Leslie Scism And
Oct. 30, 2012 3:22 p.m. ET
As Hurricane Sandy recedes, some homeowners will get a sick feeling as they survey the damage and pull out their insurance policies, learning that standard insurance coverage excludes flood damage.
Flood coverage is not part of regular homeowners insurance policies, which cover property damage from fallen trees, wind and fires. Instead, flood coverage is sold through specialized policies, dominated by the federal government's National Flood Insurance Program, covering 5.6 million consumers and businesses.
Despite advertising campaigns by the federal program, many people aren't aware they need the specialized flooding policies until too late. And October was too late for flood insurance shopping, since there is a 30-day waiting period for a policy to go into effect.
Policies can be purchased from local insurance agents and are administered by insurance companies but paid for by the Federal Emergency Management Agency.
The price tag for the flood program is about $585 per property annually, although the cost can be much higher in riskier areas. Lenders mandate the coverage for properties in areas that are deemed at high risk of flooding, but the policies are available nationwide.
The federal flood-insurance program provides coverage up to $250,000 for the structure of the home and $100,000 for personal possessions. For commercial properties, it covers up to $500,000 for buildings and $500,000 for their contents.
In New Jersey alone, properties are insured for $54 billion via 236,000 flood policies. Nationally, the program paid out $1.3 billion in claims for Hurricane Irene in 2011 and more than $16 billion for Hurricane Katrina in 2005.
Flood-insurance claims should be filed with the insurance company that sold the policy, often the same company as the primary homeowners' policy.
But unlike homeowners' policies, flood policies do not pay temporary relocation costs,
such as hotels or apartments. They also do not pay for damage in a basement, other than to the heating, air conditioning and water systems.
Another difference is that flood policies pay for the cash value of damaged goods, rather than their replacement costs, which is typically higher, according to Don Griffin, a vice president at the Property Casualty Insurers Association of America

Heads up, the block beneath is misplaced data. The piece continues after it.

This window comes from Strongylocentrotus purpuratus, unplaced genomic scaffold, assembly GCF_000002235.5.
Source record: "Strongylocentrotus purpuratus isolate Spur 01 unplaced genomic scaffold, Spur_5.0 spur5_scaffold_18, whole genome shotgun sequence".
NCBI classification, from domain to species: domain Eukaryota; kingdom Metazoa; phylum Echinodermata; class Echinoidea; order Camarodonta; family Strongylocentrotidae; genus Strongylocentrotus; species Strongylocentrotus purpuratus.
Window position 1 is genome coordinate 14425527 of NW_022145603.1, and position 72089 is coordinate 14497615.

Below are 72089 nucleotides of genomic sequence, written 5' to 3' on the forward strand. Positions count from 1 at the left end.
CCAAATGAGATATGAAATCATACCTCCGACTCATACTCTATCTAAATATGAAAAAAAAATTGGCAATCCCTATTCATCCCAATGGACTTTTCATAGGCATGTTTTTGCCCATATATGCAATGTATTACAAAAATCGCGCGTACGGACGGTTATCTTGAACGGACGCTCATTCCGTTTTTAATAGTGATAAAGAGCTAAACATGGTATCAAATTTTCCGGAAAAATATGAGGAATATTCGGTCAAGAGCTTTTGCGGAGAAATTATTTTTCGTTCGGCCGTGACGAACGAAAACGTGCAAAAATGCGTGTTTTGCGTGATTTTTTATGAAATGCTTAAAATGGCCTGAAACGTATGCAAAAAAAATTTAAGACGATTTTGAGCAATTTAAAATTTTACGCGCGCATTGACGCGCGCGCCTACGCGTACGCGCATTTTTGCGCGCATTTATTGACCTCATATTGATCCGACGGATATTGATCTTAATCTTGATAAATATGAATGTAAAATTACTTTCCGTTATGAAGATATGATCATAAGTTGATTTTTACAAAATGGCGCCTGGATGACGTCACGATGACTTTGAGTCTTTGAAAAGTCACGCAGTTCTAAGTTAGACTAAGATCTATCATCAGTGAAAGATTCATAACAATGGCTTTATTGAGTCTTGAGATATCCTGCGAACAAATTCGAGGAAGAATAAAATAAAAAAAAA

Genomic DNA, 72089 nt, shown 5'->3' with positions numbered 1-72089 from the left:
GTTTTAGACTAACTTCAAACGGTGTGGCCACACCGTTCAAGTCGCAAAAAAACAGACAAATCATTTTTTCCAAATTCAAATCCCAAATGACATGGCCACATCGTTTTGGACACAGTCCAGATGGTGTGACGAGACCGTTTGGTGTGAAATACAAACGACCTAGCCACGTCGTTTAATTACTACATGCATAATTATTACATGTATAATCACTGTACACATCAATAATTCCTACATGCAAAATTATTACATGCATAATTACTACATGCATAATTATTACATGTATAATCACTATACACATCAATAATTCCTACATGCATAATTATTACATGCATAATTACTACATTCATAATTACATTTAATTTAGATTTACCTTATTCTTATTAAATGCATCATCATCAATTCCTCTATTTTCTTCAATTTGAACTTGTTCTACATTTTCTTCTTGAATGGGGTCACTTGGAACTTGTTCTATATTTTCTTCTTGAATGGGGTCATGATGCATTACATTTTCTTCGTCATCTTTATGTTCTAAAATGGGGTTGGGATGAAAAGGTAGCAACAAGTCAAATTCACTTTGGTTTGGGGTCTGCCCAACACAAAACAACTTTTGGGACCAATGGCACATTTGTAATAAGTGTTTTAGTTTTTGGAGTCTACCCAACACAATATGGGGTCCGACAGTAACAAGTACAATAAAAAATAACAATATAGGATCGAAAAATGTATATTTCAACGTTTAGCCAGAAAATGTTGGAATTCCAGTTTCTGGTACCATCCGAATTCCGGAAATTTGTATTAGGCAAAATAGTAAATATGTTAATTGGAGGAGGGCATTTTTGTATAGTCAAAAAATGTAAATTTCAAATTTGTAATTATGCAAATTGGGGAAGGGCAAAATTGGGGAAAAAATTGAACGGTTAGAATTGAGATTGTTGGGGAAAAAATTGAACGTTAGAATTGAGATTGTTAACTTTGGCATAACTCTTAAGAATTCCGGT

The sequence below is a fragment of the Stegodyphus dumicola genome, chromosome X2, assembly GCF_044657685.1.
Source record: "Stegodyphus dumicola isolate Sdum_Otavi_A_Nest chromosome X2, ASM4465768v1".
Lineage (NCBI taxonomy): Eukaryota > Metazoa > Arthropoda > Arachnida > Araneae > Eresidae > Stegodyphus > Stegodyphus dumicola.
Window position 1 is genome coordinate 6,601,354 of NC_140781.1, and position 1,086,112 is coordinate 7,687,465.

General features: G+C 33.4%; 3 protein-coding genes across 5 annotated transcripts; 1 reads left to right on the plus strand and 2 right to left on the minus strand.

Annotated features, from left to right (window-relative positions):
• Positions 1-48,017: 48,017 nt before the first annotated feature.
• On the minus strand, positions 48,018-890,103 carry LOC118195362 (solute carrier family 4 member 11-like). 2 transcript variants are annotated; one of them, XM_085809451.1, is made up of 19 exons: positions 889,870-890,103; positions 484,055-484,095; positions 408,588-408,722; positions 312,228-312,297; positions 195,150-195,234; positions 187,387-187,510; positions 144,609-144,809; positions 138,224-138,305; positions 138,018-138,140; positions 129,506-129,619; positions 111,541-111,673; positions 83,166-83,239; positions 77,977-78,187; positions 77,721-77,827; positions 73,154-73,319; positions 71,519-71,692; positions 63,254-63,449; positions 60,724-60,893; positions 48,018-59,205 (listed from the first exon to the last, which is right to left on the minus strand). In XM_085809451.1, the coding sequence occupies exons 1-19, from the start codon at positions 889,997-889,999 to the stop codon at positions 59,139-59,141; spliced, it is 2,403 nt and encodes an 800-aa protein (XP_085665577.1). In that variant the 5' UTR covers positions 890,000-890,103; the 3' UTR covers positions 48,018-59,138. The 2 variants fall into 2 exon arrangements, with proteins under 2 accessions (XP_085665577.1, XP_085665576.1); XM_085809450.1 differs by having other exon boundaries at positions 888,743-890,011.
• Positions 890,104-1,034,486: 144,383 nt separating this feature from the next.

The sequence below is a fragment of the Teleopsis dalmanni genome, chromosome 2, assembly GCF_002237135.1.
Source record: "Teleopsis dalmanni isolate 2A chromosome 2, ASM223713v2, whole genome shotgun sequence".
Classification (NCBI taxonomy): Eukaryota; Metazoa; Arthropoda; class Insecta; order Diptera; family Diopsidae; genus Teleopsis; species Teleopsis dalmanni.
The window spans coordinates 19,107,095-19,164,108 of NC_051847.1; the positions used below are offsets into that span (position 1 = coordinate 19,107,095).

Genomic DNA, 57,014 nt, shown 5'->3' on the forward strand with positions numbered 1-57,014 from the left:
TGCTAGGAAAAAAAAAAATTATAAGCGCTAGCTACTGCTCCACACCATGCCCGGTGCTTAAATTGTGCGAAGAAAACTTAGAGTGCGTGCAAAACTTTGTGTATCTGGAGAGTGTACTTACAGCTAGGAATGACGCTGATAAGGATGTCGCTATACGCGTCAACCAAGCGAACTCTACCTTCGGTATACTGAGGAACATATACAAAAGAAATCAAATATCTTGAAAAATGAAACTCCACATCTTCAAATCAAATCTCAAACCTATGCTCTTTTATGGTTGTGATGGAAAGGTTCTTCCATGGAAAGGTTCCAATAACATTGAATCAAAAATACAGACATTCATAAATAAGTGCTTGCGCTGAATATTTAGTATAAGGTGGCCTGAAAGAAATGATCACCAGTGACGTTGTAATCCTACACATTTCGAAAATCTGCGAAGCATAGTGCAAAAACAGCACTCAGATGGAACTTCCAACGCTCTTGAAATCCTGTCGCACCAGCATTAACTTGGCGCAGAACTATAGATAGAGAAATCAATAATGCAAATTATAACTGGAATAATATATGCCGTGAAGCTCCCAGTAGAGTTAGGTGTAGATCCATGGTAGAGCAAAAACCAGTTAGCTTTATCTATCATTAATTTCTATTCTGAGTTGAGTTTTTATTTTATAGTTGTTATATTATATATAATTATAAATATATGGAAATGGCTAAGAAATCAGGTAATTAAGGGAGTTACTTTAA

Below are some tips on filing claims, because filing for a flood isn't so different than any other type of claim.
Make temporary repairs: Take "reasonable" steps to protect your property from additional damage, says trade group Insurance Information Institute. Save receipts for all expenditures because they will be part of the total settlement. If paying a contractor a large sum for temporary repairs, there may not be enough money for permanent repairs, the trade group warns. Beware of contractors who ask for large sums of money up front.
If relocation is needed, keep those receipts, too: Homeowners insurance, but not flood insurance, provides coverage for the cost of additional living expenses if a home is damaged by an insured disaster, such as wind damage or a tree that fell through the roof.
Prepare for the adjuster's visits: The insurance company may send you a proof-of-loss form to complete, or an adjuster may visit the home first. The more detail provided—a description of possessions, approximate date of purchase and what it would cost to replace or repair—the faster the claim generally can be settled, the trade group advises.
Don't throw out damaged items: Keep everything until the adjuster has visited. Photographing or videotaping the damage may help, especially of photos of important possessions were taken before the storm.
Keep copies of all materials submitted to your insurer: Also, record the names and phone numbers of everyone you speak to at your insurance company.